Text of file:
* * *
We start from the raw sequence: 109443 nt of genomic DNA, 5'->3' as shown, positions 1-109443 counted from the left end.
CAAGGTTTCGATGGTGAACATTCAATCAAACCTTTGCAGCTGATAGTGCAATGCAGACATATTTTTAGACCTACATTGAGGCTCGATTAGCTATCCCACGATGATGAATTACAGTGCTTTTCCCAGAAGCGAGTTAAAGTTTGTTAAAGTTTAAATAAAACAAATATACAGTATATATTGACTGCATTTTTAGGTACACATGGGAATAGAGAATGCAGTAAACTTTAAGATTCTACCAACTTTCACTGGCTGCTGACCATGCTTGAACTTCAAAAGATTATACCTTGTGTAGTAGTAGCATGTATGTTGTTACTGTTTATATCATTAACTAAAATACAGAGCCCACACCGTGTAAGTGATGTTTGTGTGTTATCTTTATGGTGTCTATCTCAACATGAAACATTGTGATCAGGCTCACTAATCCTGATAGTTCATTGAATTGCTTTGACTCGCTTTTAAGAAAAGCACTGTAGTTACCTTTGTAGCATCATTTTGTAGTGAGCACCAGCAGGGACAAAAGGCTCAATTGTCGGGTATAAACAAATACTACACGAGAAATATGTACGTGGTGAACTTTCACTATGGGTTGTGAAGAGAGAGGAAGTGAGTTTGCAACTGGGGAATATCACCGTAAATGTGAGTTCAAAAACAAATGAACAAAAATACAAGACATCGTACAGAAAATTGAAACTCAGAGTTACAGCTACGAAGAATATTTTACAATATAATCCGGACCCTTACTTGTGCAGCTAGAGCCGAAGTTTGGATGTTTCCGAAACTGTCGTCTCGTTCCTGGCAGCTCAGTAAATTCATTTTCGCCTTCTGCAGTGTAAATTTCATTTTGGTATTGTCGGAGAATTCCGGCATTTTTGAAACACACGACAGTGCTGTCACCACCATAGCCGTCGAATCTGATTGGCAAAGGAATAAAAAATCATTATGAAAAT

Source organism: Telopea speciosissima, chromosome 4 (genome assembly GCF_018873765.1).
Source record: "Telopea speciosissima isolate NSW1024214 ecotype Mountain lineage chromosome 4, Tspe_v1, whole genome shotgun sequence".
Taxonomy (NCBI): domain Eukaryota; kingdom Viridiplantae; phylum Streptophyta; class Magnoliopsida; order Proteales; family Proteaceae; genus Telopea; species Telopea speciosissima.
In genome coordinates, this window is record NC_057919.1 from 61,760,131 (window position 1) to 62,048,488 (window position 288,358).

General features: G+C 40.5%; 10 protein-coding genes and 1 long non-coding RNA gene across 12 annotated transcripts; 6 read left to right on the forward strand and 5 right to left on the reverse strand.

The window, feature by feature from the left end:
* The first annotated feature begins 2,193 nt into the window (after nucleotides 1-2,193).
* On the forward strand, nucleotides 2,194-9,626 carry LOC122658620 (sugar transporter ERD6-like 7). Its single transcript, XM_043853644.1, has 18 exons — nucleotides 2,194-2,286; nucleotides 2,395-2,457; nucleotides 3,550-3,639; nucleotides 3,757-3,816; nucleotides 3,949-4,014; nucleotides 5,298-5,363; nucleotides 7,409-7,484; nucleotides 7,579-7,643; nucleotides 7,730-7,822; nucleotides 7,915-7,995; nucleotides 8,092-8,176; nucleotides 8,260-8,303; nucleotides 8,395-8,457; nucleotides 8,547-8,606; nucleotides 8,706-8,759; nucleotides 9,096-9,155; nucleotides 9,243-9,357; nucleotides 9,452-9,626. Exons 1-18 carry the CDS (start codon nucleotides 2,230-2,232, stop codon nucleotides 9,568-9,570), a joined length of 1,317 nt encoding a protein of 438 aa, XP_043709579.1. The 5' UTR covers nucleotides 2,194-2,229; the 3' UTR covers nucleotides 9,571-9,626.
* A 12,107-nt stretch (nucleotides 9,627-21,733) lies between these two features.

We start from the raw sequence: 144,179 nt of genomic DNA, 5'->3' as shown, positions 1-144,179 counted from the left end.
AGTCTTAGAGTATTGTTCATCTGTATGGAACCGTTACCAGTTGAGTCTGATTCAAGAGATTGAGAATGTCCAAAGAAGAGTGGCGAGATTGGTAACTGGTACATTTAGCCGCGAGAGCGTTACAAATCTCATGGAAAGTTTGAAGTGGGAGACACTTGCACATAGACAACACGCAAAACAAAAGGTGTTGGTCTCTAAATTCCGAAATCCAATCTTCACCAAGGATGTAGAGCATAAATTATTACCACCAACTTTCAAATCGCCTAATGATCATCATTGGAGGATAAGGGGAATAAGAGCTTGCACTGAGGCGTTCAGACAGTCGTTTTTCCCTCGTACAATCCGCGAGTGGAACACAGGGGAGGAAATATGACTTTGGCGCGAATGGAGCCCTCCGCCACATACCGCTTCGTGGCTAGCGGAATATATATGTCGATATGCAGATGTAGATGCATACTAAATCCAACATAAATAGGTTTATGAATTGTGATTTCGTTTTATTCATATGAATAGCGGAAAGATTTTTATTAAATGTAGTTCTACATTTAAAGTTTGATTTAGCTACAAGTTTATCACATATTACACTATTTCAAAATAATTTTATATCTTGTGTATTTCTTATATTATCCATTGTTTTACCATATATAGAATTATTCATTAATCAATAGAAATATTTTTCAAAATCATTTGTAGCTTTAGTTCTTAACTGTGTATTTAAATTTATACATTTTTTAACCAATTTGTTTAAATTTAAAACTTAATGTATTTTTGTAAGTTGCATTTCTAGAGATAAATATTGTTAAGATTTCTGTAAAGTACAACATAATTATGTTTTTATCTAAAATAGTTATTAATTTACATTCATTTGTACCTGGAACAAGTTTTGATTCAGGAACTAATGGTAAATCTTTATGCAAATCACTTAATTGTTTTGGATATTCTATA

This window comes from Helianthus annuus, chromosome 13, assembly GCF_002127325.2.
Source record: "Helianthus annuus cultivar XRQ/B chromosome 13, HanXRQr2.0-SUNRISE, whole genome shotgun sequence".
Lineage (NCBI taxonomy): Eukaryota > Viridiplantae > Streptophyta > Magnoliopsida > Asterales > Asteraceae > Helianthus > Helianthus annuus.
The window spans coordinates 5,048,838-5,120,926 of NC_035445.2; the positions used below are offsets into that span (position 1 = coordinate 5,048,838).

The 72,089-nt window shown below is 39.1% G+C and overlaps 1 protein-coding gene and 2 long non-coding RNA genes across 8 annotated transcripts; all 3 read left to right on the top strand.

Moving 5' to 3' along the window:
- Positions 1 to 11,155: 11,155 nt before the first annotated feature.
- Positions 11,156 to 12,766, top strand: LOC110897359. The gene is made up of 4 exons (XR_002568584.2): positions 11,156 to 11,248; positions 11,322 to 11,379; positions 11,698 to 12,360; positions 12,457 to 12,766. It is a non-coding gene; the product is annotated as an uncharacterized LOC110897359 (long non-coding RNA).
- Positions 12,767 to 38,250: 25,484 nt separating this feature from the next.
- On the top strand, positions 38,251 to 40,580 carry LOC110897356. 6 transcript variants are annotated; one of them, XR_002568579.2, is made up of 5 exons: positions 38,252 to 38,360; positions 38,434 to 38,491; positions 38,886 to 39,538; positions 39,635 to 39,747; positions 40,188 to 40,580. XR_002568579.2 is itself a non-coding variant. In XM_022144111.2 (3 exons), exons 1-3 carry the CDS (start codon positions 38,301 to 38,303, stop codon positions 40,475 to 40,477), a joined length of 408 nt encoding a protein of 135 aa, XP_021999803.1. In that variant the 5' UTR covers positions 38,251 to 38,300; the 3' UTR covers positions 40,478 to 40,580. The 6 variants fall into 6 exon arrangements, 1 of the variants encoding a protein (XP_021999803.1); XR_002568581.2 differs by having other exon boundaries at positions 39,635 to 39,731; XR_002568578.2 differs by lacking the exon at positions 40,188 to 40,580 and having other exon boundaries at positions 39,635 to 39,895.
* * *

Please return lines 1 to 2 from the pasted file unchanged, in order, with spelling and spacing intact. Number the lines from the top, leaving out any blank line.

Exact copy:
We start from the raw sequence: 109443 nt of genomic DNA, 5'->3' as shown, positions 1-109443 counted from the left end.
CAAGGTTTCGATGGTGAACATTCAATCAAACCTTTGCAGCTGATAGTGCAATGCAGACATATTTTTAGACCTACATTGAGGCTCGATTAGCTATCCCACGATGATGAATTACAGTGCTTTTCCCAGAAGCGAGTTAAAGTTTGTTAAAGTTTAAATAAAACAAATATACAGTATATATTGACTGCATTTTTAGGTACACATGGGAATAGAGAATGCAGTAAACTTTAAGATTCTACCAACTTTCACTGGCTGCTGACCATGCTTGAACTTCAAAAGATTATACCTTGTGTAGTAGTAGCATGTATGTTGTTACTGTTTATATCATTAACTAAAATACAGAGCCCACACCGTGTAAGTGATGTTTGTGTGTTATCTTTATGGTGTCTATCTCAACATGAAACATTGTGATCAGGCTCACTAATCCTGATAGTTCATTGAATTGCTTTGACTCGCTTTTAAGAAAAGCACTGTAGTTACCTTTGTAGCATCATTTTGTAGTGAGCACCAGCAGGGACAAAAGGCTCAATTGTCGGGTATAAACAAATACTACACGAGAAATATGTACGTGGTGAACTTTCACTATGGGTTGTGAAGAGAGAGGAAGTGAGTTTGCAACTGGGGAATATCACCGTAAATGTGAGTTCAAAAACAAATGAACAAAAATACAAGACATCGTACAGAAAATTGAAACTCAGAGTTACAGCTACGAAGAATATTTTACAATATAATCCGGACCCTTACTTGTGCAGCTAGAGCCGAAGTTTGGATGTTTCCGAAACTGTCGTCTCGTTCCTGGCAGCTCAGTAAATTCATTTTCGCCTTCTGCAGTGTAAATTTCATTTTGGTATTGTCGGAGAATTCCGGCATTTTTGAAACACACGACAGTGCTGTCACCACCATAGCCGTCGAATCTGATTGGCAAAGGAATAAAAAATCATTATGAAAAT